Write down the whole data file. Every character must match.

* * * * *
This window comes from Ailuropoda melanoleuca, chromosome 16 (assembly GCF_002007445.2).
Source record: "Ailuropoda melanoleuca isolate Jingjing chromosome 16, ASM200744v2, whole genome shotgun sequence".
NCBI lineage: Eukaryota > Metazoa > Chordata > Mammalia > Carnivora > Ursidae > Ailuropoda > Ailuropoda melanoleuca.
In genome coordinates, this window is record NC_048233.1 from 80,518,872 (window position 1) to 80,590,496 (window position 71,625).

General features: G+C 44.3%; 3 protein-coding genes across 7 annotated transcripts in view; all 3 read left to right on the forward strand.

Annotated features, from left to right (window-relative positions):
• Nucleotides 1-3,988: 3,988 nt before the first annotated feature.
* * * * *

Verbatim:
This window comes from Ailuropoda melanoleuca, chromosome 16 (assembly GCF_002007445.2).
Source record: "Ailuropoda melanoleuca isolate Jingjing chromosome 16, ASM200744v2, whole genome shotgun sequence".
NCBI lineage: Eukaryota > Metazoa > Chordata > Mammalia > Carnivora > Ursidae > Ailuropoda > Ailuropoda melanoleuca.
In genome coordinates, this window is record NC_048233.1 from 80,518,872 (window position 1) to 80,590,496 (window position 71,625).

General features: G+C 44.3%; 3 protein-coding genes across 7 annotated transcripts in view; all 3 read left to right on the forward strand.

Annotated features, from left to right (window-relative positions):
• Nucleotides 1-3,988: 3,988 nt before the first annotated feature.